Shortley left Borg-Warner for Booz Allen Applied Research (BAARINC) in 1957 and became director of their headquarters in Bethesda, Maryland. As director, he worked on satellite systems and helped bring BAARINC into the ORSA fold. Within five years, Booz Allen personnel under his leadership made up a significant portion of the Operations Research editorial and referee staff. This backing from a major industrial player gave the journal credibility in the professional community.

Shortley resigned as editor-in-chief in 1961 but stayed on the Committee of the Society until becoming ORSA Vice President in 1964. He served as President the following year and Past-President for four years after that. By his retirement as vice president and chief scientist at Booz Allen in 1970, Shortley has also finished his term as chair of the Frederick W. Lanchester Prize Committee. For his service to ORSA, he received the George E. Kimball Medal in 1974. Shortley spent the final years of his life enjoying his membership of various Bethesda country clubs and passed away at age 70 in 1980.

Other Biographies

INFORMS. Miser-Harris Presidential Gallery: George Shortley. Accessed April 30, 2019. (link)


University of Minnesota

Princeton University MA

Princeton University PhD


Academic Affiliations
Non-Academic Affiliations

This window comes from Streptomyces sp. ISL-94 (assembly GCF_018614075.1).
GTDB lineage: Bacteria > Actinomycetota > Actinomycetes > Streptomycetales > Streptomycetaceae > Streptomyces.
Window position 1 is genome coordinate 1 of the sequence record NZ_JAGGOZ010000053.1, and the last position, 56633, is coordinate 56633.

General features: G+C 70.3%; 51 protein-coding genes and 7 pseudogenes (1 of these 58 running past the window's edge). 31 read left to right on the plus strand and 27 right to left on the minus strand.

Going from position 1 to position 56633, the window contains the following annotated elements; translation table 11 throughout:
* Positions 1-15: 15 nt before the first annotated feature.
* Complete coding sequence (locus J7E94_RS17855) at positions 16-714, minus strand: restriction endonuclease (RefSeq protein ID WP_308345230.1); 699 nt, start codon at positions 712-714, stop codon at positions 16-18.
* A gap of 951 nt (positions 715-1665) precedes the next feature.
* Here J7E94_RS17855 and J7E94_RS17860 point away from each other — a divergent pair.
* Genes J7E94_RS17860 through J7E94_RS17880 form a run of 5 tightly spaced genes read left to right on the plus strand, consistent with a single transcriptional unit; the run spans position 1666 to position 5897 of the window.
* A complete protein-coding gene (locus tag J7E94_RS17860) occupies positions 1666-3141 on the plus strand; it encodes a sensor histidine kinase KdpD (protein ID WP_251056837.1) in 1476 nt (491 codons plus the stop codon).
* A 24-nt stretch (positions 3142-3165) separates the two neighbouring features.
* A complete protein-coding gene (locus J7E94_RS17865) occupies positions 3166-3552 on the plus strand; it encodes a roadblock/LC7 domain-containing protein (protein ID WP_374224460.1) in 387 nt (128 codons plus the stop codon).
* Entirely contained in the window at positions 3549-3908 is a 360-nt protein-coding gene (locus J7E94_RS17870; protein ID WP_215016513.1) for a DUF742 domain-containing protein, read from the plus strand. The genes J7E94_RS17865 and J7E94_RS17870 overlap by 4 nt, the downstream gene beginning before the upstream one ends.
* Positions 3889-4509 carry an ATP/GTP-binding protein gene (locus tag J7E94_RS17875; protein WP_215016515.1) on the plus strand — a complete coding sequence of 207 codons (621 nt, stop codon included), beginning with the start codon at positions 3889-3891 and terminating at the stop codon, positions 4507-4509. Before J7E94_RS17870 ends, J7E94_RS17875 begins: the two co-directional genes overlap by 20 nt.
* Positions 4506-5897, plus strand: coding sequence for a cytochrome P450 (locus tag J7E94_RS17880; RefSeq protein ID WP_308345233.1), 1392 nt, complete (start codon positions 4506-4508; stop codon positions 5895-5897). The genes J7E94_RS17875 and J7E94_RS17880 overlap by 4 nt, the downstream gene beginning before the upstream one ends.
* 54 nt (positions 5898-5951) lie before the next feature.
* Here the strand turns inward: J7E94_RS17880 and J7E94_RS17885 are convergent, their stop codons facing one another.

Key Interests in OR/MS

Application Areas

Memoirs and Autobiographies


Shortley G (1953) Letter from the Acting Editor. Journal of the Operations Research Society of America vol 1 no 4 pp 240-241. (link)

Shortley G (1961) A Letter of Resignation.  Operations Research vol 9 no 2 pp 272-274 (link

Shortley G (1967) Operations Research in Wartime Naval Mining. Operations Research vol 15 no 1 pp 1-10. (link)


George Shortley, 70, Dies Officer of Research Firm.  Washington Post Dec 28, 1980 (link

Awards and Honors

American Physical Society Fellow 1936

Distinguished Civilian Service Award 1946

George E. Kimball Medal 1974

Professional Service

Operations Research Society of America (ORSA), Vice President 1964, President 1965

Operations Research, Editor-in-Chief 1955-1961

Selected Publications

Shortley G. H. & R. Weller (1938) The Numerical Solution of Laplace’s Equation. Journal of Applied Physics, 9: 334-348.

Flanders D. A. &  G. H. Shortley (1950) Numerical determination of fundamental modes. Journal of Applied Physics, 21: 1326-1332.

Shortley G. H. (1953) Use of Tschebyscheff-Polynomial Operators in the Numerical Solution of Boundary-Value Problems. Journal of Applied Physics, 24: 392=396.

Shortley G.H. & D. Williams (1961) Elements of Physics¸3rd Edition. Englewood Cliffs, N.J : Prentice-Hall.